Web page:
WWOOF Japan – Your Free Cultural and Organic Experience

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I always see a lot of people asking about volunteering opportunities in Japan. In fact, WWOOF Japan provides many of those chances, especially in the agricultural industry. WWOOF is an acronym meaning World Wide Opportunities on Organic Farms. The idea of organic farming is not new in Japan, dating back to the early 1930s. However, it is still a small segment of the produce in Japan.

Photo source: WWOOF Japan LLP

If you’re interested in our FAQs Section, you can check our Life in Japan FAQ or our Exploring Japan FAQ.

History of Organic Farming

Organic farming practices actually pre-dates all inorganic farming introduced around the time of the industrial revolution. Prior to the 1940s, all traditional farming methods are considered organic. When inorganic farming became a standard practice, then organic farming was born. This was in response to the use of chemicals and pesticides.

In Japan, Masanobu Fukuoka is considered the first person responsible for starting the organic farming practice in Japan. He was originally working as a research scientist on soil microbiologist and plant pathologist. However, his research led him to start to doubt modern inorganic farming techniques. Rather, he quit his job around 1937 and committed his life to exploring alternative ways of organic farming for the next 60 years.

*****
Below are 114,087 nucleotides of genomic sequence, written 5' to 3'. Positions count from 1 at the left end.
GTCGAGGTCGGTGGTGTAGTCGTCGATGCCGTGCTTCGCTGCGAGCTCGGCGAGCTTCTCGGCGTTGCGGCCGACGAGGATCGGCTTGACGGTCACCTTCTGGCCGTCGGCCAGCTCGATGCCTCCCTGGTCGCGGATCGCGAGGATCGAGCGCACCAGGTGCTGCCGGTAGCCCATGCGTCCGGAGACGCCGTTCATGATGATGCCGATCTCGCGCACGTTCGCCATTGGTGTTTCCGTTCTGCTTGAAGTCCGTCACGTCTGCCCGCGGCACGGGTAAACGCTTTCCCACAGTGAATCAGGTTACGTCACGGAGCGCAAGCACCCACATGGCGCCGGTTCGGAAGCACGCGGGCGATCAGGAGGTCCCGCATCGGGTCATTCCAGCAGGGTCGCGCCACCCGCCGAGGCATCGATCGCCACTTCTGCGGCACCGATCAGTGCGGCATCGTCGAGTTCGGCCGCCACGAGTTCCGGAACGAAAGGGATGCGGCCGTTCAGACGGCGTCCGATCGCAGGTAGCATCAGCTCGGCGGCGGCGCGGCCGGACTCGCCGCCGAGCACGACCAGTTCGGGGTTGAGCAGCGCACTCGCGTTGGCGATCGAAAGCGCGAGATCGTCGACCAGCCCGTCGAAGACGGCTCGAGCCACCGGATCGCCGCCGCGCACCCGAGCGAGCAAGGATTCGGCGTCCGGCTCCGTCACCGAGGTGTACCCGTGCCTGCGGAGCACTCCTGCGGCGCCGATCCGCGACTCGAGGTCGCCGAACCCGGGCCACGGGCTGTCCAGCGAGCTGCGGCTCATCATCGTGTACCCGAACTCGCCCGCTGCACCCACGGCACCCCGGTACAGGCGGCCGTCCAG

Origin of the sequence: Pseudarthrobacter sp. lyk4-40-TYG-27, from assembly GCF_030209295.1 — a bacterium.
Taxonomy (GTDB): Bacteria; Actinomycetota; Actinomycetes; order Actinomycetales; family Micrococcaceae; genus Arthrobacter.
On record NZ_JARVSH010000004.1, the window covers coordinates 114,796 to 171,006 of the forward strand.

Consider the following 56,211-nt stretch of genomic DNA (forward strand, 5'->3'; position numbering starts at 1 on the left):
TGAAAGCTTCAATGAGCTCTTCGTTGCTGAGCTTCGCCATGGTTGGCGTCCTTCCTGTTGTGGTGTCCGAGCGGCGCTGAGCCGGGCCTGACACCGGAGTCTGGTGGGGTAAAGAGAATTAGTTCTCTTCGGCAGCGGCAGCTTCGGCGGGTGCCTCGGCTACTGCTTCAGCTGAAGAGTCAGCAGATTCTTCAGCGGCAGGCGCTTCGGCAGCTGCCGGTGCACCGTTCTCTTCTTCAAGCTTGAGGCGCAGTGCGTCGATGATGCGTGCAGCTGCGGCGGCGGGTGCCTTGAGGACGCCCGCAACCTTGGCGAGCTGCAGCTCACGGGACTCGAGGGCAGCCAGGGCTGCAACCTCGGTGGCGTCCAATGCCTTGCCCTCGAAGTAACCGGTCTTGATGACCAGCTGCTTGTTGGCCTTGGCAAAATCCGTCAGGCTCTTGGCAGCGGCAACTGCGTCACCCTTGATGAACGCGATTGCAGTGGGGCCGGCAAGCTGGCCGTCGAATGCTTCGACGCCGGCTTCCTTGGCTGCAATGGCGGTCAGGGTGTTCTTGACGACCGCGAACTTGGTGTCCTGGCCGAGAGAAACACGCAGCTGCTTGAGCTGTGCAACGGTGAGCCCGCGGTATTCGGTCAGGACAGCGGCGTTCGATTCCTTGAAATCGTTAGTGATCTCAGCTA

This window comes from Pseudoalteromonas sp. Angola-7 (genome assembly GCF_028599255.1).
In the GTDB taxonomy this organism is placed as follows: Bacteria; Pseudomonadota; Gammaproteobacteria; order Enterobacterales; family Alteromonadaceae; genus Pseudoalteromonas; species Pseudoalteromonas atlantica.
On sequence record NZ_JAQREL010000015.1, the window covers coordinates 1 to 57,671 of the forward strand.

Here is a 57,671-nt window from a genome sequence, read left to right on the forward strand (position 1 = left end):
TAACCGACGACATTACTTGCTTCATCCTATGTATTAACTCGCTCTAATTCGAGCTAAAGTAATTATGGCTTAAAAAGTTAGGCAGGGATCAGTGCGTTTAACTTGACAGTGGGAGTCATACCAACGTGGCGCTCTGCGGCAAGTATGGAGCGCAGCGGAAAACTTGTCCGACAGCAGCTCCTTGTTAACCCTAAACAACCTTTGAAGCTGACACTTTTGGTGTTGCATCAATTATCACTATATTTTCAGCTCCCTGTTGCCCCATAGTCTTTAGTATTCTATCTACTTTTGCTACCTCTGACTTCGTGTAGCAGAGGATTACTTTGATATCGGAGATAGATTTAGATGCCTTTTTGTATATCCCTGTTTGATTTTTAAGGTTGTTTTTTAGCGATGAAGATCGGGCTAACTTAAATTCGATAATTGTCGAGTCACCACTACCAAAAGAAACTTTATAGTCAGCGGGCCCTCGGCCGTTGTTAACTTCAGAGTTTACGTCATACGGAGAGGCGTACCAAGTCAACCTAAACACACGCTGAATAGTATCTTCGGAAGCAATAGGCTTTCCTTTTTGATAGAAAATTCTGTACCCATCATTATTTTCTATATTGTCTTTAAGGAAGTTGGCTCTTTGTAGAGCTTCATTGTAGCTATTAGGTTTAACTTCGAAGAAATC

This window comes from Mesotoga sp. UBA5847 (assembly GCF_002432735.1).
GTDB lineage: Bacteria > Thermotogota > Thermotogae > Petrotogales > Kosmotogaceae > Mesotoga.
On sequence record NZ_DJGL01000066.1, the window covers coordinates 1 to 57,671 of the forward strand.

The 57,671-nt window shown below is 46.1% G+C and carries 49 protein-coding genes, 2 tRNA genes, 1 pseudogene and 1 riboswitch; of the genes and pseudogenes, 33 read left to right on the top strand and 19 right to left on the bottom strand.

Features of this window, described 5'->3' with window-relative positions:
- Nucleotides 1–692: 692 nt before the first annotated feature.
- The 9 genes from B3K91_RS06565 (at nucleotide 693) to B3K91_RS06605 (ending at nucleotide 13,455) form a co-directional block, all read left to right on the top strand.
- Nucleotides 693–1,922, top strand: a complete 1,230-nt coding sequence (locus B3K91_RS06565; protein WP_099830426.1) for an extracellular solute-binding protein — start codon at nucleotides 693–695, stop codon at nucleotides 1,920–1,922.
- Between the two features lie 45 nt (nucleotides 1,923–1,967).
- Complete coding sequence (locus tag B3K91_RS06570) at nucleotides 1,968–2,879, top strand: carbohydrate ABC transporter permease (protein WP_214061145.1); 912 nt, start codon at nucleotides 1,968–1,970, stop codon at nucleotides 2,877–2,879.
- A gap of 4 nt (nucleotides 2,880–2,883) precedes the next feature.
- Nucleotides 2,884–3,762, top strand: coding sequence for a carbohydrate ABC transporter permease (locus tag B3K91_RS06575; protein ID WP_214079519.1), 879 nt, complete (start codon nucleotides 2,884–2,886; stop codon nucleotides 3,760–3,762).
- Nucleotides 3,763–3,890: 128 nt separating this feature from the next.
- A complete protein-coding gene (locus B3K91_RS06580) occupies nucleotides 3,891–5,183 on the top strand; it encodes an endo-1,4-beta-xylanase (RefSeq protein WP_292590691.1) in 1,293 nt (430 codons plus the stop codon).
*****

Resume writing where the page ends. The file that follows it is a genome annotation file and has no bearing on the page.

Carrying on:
Become a WWOOFer

Generally, as a WWOOFer, you commit to helping out at your designated place for up to 6 hours a day, 6 days a week. Outside of those times, you have free time to do as you wish. This is your chance to go exploring, discover your local area, sights and events that are happening.

There are many examples of experiences you can involve yourself in. For instance organic farms, organic food stores, environmental educational centres, farm cafes, nature guides, pottery and arts centres and more.

In exchange for your support of your designated place, you will be provided with free accommodation and meals. Basically, outside that, all costs are born by the individual. That would include spending money, travel to and from your designated WWOOF place, etc. Your host may be lucky enough to provide transport from a train station or pick you up from a specific location too. Thus, you should check with the individual host.

The other thing to consider is that this experience does not constitute as work. Instead, it is more about a cultural experience and exchange between you and the hosts. Furthermore, the mention of work to immigration may set off alarm bells. Hence it is best to consider it as a cultural experience or exchange program. This also enables people on any visa to enjoy the benefits of participating in this programme.

The same programme also exists in countries like Australia and New Zealand. So, you can find similar opportunities in these nations too.

For more information, you can check out the WWOOF website in English.

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